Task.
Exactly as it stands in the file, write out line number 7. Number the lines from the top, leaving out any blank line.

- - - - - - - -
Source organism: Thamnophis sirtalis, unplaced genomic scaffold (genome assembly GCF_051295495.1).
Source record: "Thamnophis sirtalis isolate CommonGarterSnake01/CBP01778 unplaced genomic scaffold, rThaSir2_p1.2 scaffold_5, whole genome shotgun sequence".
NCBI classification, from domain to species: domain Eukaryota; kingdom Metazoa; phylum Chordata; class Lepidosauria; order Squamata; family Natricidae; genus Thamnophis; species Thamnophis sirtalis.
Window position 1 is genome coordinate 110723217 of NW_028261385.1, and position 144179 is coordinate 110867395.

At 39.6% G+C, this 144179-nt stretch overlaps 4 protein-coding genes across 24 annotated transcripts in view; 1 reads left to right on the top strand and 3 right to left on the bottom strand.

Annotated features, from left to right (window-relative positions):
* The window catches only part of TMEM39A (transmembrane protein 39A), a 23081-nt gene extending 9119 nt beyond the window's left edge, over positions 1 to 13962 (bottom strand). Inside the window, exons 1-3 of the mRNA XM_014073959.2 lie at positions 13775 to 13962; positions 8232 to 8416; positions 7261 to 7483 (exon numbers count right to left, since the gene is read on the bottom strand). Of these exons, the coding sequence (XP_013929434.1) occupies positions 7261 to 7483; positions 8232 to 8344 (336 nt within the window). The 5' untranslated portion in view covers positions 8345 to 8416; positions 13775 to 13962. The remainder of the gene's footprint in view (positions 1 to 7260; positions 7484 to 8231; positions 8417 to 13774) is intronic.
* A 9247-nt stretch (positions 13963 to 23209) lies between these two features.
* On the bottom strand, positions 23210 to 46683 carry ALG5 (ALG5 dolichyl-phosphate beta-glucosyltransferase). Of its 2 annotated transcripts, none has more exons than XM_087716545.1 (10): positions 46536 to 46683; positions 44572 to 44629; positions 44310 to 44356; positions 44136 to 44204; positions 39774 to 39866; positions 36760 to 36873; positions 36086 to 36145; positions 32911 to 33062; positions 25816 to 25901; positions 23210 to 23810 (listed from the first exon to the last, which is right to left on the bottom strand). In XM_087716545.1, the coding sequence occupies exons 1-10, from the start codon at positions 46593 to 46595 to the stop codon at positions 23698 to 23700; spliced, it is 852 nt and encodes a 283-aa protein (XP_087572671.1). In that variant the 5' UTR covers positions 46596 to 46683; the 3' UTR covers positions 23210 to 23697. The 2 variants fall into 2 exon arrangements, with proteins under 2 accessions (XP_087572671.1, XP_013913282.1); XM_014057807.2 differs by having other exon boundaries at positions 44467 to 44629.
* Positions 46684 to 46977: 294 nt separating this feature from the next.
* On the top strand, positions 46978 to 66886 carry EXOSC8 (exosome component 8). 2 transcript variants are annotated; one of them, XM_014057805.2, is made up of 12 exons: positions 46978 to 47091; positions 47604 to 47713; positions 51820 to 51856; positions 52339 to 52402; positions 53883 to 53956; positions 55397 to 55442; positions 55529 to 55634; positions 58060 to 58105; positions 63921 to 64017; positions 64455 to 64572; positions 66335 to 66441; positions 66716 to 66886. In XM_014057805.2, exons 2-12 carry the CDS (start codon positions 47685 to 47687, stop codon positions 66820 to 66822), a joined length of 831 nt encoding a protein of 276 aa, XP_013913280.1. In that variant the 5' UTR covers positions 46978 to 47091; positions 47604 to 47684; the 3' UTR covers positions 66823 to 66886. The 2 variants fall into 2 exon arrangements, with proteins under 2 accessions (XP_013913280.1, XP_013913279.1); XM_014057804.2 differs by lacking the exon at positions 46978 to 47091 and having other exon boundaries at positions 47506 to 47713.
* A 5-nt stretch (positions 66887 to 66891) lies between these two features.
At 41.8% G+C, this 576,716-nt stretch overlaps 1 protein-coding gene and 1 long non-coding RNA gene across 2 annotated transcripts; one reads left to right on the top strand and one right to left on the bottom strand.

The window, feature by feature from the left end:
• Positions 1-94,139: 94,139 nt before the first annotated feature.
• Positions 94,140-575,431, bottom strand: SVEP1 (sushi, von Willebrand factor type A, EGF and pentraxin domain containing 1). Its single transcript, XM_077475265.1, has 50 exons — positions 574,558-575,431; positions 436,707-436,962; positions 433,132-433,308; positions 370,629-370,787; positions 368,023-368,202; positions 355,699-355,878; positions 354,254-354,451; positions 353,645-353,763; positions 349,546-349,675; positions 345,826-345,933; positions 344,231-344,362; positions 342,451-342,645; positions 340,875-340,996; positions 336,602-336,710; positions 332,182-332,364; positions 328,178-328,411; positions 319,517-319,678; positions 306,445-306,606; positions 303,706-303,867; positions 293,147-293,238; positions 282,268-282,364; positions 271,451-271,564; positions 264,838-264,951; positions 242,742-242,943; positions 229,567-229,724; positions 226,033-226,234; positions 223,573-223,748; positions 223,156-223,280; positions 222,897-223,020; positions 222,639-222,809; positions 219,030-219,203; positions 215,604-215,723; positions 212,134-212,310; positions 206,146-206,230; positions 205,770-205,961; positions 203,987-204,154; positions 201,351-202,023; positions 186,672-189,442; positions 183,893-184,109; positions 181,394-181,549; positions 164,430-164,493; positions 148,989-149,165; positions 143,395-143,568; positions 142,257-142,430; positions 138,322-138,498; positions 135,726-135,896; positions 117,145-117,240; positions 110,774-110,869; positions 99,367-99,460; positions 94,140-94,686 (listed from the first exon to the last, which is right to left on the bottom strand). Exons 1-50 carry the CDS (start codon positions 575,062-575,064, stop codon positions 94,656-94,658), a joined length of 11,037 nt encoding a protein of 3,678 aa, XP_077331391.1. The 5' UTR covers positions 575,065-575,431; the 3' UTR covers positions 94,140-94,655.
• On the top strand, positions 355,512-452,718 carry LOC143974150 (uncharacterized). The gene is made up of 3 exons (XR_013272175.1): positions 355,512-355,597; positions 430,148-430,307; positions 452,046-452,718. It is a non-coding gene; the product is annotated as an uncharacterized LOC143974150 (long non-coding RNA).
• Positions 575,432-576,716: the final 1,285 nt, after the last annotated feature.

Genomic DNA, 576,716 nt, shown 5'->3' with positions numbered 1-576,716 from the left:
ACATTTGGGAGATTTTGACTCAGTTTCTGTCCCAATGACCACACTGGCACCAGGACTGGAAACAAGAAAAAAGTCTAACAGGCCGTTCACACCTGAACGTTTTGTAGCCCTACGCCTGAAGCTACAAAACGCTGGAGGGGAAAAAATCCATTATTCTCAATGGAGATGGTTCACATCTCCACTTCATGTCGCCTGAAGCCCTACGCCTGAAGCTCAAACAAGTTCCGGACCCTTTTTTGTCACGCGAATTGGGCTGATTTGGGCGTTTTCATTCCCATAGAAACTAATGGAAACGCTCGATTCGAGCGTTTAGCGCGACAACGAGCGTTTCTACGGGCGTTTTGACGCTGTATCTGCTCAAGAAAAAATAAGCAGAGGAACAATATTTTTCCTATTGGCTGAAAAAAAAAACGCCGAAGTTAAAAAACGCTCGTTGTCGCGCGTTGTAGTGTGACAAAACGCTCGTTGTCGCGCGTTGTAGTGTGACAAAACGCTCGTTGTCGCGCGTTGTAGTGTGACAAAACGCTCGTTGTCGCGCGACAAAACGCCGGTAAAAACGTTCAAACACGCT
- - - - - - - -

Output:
* The window catches only part of TMEM39A (transmembrane protein 39A), a 23081-nt gene extending 9119 nt beyond the window's left edge, over positions 1 to 13962 (bottom strand). Inside the window, exons 1-3 of the mRNA XM_014073959.2 lie at positions 13775 to 13962; positions 8232 to 8416; positions 7261 to 7483 (exon numbers count right to left, since the gene is read on the bottom strand). Of these exons, the coding sequence (XP_013929434.1) occupies positions 7261 to 7483; positions 8232 to 8344 (336 nt within the window). The 5' untranslated portion in view covers positions 8345 to 8416; positions 13775 to 13962. The remainder of the gene's footprint in view (positions 1 to 7260; positions 7484 to 8231; positions 8417 to 13774) is intronic.